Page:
She told me that after the massacre on Wednesday night, the only violent deaths in Sarospatak had been Tatiana Zoltenko and, on Thursday evening, Mayor Natan Pankov. I hadn’t heard.

“It was a mob. Hundred or so people. Broke into his place up in the Castle District. Didn’t touch the wife or any of his three kids, though-I suppose that’s something-but they got hold of him and dragged him out into the street and beat him to death, then hung his body up on a lamppost so everyone could see.” She set the cups down and settled opposite me. “Some miserable stuff. But I guess it’s to be expected. No one else dead that I’ve heard of. And last night, the army officially announced it was with us.”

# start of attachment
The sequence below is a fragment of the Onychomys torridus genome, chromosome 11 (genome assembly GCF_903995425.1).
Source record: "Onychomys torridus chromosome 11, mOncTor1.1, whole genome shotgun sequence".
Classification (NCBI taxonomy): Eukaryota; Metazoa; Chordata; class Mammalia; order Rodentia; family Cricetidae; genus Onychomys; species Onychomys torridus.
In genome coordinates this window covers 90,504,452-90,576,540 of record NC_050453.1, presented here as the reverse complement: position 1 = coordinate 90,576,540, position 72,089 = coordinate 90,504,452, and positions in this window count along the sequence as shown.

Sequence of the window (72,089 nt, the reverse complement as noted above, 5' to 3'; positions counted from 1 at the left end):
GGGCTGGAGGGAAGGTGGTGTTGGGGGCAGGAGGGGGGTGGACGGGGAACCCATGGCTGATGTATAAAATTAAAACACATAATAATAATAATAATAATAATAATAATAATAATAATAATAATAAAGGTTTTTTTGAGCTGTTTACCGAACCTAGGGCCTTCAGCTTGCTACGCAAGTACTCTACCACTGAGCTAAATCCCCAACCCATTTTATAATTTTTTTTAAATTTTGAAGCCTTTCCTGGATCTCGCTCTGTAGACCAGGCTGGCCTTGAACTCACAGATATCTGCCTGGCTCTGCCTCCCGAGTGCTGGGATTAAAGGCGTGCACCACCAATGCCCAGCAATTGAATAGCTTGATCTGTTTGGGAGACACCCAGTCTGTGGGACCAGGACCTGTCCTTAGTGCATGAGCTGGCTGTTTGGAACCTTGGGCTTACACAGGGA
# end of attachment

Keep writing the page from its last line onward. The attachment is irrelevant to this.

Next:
“No Russians?”

She shook her head. “Ferenc was terrified they’d show up in army uniforms and start shooting, but it didn’t happen. That guy they found before, Malevich-there’s been no sign of him since.” Magda peered into her cup. “You going to tell me?”

“Tell you what?”

“It’s all over the news, you know. Rosta Gorski and that woman.”

I knew there would be some report on Gorski’s shooting, but I didn’t know if they’d use my name. Then her words sank in. “What woman?”

“The Frenchwoman. They say you shot her.”

My hand jerked, and I spilled my tea. “Gisele Sully? Is she all right?”

“They say you killed her.”

“No!” The word came out involuntarily, then I had trouble breathing. “She had nothing to do with it!”